It is important to recall that drug delivery to the lung (and hence systemic bioavailability) is significantly affected by delivery systems, technique, and other factors. Thus, results derived from studies using a dry powder delivery system for fluticasone (Diskhaler) may not necessarily apply to equal doses delivered by the metered-dose inhaler (MDI) device. On the other hand, in a randomized, prospective, controlled study of 23 prepubertal children 5 to 10 years old treated with fluticasone (200 μg/day delivered by MDI) or clinically equivalent doses of beclomethasone (400 μg/day), fluticasone-treated children showed no detectable effect on linear growth or markers of bone metabolism over a period of 20 months. In contrast, beclomethasone-treated children showed significant slowing of linear growth and reductions in morning fasting plasma cortisol, supporting a differential therapeutic-to-systemic effect of the 2 ICS preparations give via MDI.23
In another study24 evaluating the systemic effects of once-daily mometasone furoate nasal spray (MFNS) in 82 children 3 to 9 years of age with perennial allergic rhinitis, the patients received either MFNS (N = 42) or placebo (N = 40) for 1 year. After 1 year of therapy, no significant difference in growth suppression was observed between the 2 groups, (+6.95 cm in patients receiving MFNS and +6.35 cm in patients receiving placebo). The investigators concluded that MFNS demonstrated an absence of systemic effects. Importantly, the MFNS study used a once-daily dosing regimen compared with the beclomethasone study’s twice-daily regimen. Nonetheless, these studies strongly suggest that the reduced total systemic bioavailability of fluticasone and MFNS compared with clinically equivalent doses of beclomethasone (a difference largely related to differences in first-pass hepatic inactivation of swallowed drug) improve the ratio of therapeutic to systemic effects of these airway corticosteroid preparations.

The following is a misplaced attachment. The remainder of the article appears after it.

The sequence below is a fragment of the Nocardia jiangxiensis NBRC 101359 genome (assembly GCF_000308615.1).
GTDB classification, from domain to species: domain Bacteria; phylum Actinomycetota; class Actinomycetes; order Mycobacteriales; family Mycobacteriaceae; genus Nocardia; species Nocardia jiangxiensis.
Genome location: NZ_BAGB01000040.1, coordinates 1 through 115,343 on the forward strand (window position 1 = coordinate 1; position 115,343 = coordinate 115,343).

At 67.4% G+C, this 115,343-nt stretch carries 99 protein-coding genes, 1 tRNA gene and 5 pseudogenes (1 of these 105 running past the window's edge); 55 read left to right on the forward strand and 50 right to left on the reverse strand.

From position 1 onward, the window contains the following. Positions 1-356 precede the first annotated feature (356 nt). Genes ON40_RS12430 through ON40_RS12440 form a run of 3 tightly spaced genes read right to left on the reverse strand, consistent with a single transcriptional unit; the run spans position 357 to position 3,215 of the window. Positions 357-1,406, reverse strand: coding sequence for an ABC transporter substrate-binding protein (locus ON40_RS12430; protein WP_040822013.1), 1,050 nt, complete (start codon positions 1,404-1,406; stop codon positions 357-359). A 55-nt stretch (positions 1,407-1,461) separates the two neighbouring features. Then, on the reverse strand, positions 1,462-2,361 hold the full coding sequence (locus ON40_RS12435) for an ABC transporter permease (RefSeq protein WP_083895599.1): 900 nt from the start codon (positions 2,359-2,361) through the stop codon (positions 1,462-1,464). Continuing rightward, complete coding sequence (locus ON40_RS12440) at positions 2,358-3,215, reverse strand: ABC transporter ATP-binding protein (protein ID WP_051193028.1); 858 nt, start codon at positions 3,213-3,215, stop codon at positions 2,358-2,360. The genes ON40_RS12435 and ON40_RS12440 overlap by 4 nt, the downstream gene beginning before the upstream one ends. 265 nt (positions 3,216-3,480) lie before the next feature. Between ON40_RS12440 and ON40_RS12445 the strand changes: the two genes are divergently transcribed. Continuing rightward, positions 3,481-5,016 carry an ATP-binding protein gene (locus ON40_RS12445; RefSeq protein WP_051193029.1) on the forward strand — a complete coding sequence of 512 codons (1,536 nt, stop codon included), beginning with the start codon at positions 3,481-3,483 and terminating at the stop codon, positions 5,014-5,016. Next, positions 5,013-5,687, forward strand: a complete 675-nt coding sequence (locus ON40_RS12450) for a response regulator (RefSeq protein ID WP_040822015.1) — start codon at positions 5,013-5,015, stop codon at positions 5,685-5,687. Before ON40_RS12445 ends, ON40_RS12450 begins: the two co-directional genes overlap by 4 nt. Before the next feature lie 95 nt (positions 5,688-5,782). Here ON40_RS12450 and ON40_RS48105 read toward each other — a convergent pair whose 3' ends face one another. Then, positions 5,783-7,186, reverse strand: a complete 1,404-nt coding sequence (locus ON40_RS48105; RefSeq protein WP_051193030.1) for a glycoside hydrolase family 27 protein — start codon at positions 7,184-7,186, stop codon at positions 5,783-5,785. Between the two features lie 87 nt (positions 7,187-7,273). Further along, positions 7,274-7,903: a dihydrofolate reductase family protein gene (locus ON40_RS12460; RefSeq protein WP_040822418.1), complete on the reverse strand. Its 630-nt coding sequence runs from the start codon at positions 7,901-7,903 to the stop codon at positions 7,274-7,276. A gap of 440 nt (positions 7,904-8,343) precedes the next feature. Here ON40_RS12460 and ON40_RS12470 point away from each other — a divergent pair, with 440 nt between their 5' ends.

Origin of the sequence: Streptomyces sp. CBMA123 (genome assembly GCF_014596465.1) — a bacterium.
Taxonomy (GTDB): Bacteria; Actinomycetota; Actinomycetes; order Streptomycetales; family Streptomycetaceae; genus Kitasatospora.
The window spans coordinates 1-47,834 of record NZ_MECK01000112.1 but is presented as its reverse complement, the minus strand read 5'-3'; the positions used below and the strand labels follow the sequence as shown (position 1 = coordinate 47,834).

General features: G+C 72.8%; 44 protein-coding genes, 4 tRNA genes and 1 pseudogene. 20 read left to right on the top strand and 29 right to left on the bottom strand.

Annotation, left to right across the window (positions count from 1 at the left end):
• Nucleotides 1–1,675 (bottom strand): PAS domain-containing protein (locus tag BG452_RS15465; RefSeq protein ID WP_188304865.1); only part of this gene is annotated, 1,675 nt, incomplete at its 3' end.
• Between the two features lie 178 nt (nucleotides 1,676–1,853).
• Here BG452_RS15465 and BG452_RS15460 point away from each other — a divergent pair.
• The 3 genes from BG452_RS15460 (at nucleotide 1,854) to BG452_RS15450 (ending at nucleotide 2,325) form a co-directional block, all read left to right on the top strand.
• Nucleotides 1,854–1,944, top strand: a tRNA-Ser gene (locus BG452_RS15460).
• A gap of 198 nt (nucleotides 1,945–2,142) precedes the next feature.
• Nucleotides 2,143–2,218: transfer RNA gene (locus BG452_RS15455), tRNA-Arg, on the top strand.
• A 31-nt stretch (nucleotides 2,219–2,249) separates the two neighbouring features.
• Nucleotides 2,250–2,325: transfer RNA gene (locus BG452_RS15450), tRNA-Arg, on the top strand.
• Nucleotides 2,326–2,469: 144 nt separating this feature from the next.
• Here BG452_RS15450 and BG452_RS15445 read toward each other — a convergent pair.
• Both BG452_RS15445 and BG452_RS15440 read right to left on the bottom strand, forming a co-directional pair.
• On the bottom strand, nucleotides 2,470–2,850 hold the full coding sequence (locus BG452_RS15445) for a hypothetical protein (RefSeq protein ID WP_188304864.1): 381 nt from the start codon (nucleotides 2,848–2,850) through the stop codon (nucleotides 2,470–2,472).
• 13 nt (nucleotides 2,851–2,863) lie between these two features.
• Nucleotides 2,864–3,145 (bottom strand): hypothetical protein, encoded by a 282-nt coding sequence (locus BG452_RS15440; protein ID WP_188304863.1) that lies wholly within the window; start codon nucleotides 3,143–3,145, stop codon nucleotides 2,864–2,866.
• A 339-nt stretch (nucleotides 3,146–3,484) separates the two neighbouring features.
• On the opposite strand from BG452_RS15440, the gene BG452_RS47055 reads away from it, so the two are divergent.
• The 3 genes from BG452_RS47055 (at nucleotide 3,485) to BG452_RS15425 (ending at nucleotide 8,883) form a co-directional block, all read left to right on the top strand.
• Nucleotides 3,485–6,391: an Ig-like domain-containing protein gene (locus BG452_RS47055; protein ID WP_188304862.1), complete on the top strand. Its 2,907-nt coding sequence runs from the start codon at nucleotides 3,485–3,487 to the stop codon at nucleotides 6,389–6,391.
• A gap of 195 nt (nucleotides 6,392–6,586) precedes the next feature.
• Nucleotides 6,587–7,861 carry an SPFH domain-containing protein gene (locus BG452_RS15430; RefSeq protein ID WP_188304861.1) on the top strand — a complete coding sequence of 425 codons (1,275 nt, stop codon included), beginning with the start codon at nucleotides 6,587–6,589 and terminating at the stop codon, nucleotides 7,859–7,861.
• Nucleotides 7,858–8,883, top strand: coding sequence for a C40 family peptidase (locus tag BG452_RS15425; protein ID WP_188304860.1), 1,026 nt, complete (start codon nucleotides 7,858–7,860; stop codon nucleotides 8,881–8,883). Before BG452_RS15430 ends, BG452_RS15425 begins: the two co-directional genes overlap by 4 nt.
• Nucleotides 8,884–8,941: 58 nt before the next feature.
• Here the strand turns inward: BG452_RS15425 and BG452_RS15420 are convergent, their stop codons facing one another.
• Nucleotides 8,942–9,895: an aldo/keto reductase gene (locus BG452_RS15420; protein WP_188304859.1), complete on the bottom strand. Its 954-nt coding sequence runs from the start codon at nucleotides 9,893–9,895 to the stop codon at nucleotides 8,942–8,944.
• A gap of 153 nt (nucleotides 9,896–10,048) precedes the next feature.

Only 2 studies have examined the effects of nebulized budesonide on linear growth. In an open, prospective study25 among 40 children with severe asthma who were younger than 3 years of age at study onset, investigators evaluated the effect of the study drug (1–4 mg/day, adjusted as needed) on linear growth. In this study, height was expressed as a height standard deviation (Ht-SD), calculated by subtracting the mean height for age from the measured height and dividing by the Ht-SD for the specific age. The mean baseline Ht-SD was −0.46, which improved to −0.17 at the posttreatment evaluation. The investigators pointed out that nebulized budesonide therapy for at least 6 months in very young children resulted in a minimal, albeit not statistically significant, improvement in linear growth.